Wacousta : a tale of the Pontiac conspiracy (Complete) eBook

This eBook from the Gutenberg Project consists of approximately 624 pages of information about Wacousta .

Again the warrior seemed agitated with the most violent emotion; he buried his face in his hands; and the silence that ensued was longer than any he had previously indulged in.  At length he made an effort to arouse himself; and again exhibiting his swarthy features, disclosed a brow, not clouded, as before, by grief, but animated with the fiercest and most appalling passions, while he thus impetuously resumed.


“If, hitherto, Clara de Haldimar, I have been minute in the detail of all that attended my connection with your mother, it has been with a view to prove to you how deeply I have been injured; but I have now arrived at a part of my history, when to linger on the past would goad me into madness, and render me unfit for the purpose to which I have devoted myself.  Brief must be the probing of wounds, that nearly five lustres have been insufficient to heal; brief the tale that reveals the infamy of those who have given you birth, and the utter blighting of the fairest hopes of one whose only fault was that of loving, “not too wisely, but too well.”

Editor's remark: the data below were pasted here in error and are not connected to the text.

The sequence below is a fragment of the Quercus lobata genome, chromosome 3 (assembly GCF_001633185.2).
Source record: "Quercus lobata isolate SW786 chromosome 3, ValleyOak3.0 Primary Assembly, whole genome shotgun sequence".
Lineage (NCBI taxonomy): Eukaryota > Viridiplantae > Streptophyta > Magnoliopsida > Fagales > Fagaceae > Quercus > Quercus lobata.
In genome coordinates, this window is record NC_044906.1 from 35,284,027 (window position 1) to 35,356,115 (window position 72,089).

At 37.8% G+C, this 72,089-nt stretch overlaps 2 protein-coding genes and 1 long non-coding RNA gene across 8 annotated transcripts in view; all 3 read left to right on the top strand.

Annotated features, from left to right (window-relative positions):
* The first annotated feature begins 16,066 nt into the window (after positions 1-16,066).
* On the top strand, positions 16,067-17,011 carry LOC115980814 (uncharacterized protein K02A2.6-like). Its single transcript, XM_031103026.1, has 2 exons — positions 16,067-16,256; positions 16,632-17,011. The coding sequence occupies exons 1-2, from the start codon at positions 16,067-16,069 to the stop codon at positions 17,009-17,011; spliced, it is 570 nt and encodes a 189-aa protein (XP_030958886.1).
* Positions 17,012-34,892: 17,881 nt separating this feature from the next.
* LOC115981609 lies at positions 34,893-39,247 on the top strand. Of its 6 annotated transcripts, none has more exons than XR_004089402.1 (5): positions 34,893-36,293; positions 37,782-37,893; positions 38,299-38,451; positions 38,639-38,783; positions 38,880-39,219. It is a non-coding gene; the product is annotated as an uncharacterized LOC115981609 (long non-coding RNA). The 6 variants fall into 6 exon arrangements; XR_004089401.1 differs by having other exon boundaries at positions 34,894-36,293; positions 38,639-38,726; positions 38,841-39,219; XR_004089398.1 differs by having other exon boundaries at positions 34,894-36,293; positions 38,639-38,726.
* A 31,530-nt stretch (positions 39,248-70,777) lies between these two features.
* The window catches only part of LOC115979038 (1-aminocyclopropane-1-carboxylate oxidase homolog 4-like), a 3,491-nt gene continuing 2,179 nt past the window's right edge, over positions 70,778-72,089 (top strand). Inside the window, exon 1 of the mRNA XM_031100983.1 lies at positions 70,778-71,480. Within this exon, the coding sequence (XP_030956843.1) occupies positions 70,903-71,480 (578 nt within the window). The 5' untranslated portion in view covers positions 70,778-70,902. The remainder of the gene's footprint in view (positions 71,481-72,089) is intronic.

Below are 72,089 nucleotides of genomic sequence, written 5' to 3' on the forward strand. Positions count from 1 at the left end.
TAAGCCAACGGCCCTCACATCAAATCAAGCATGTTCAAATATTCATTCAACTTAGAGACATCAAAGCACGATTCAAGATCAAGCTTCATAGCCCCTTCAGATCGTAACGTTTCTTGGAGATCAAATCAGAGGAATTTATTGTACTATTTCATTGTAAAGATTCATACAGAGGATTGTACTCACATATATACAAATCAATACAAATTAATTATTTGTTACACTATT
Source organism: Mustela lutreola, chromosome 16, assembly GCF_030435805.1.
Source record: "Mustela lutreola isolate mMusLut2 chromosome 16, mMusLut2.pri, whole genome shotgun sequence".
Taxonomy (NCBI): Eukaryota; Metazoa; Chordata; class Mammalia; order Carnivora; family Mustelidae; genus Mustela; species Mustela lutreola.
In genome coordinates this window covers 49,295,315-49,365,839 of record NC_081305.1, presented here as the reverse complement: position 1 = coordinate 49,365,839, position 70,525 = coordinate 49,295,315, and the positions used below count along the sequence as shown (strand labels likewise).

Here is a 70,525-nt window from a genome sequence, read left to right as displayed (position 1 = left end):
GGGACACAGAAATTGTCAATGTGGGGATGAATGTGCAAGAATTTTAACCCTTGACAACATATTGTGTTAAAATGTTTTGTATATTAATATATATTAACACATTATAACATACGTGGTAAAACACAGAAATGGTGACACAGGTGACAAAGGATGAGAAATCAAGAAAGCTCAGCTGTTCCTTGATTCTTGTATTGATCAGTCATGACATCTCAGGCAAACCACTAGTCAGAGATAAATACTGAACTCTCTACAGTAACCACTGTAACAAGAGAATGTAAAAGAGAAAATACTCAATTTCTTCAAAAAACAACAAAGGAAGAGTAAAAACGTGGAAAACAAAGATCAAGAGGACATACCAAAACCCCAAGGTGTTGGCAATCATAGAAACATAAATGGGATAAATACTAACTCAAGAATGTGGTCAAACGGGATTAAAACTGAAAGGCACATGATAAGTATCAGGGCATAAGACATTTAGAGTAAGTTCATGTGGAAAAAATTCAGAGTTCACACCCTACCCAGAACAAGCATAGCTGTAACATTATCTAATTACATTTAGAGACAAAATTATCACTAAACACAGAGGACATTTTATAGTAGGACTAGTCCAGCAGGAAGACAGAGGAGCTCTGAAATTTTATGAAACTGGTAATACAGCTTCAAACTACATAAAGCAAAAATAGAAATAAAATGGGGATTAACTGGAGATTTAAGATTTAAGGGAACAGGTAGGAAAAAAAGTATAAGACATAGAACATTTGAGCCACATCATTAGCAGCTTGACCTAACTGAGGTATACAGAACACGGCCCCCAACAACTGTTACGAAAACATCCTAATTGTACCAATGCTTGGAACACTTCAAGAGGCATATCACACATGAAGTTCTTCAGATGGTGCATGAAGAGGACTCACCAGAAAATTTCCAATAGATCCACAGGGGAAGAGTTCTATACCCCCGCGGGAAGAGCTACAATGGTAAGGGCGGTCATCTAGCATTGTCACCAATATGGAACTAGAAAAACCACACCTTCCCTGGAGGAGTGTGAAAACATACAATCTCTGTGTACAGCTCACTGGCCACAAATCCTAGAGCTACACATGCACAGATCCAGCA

“Will you credit the monstrous truth,” he added, in a fierce but composed whisper, while he bent eagerly over the form of the trembling yet attentive girl, “when I tell you that, on my return from that fatal expedition, during my continuance on which her image had never once been absent from my mind, I found Clara Beverley the wife of De Haldimar?  Yes,” continued Wacousta, his wounded feeling and mortified pride chafing, by the bitter recollection, into increasing fury, while his countenance paled in its swarthiness, “the wife, the wedded wife of yon false and traitorous governor!  Well may you look surprised, Clara de Haldimar:  such damnable treachery as this may startle his own blood in the veins of another, nor find its justification even in the devotedness of woman’s filial piety.  To what satanic arts so calculating a villain could have had recourse to effect his object I know not; but it is not the less true, that she, from whom my previous history must have taught you to expect the purity of intention and conduct of an angel, became his wife,—­and I a being accursed among men.  Even as our common mother is said to have fallen in the garden of Eden, tempted by the wily beauty of the devil, so did your mother fall, seduced by that of the cold, false, traitorous De Haldimar.  “Here the agitation of Wacousta became terrific.  The labouring of his chest was like that of one convulsed with some racking agony and the swollen veins and arteries of his head seemed to threaten the extinction of life in some fearful paroxysm.  At length he burst into a violent fit of tears, more appalling, in one of his iron nature, than the fury which had preceded it,—­and it was many minutes before he could so far compose himself as to resume.

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Wacousta : a tale of the Pontiac conspiracy (Complete) from Project Gutenberg. Public domain.
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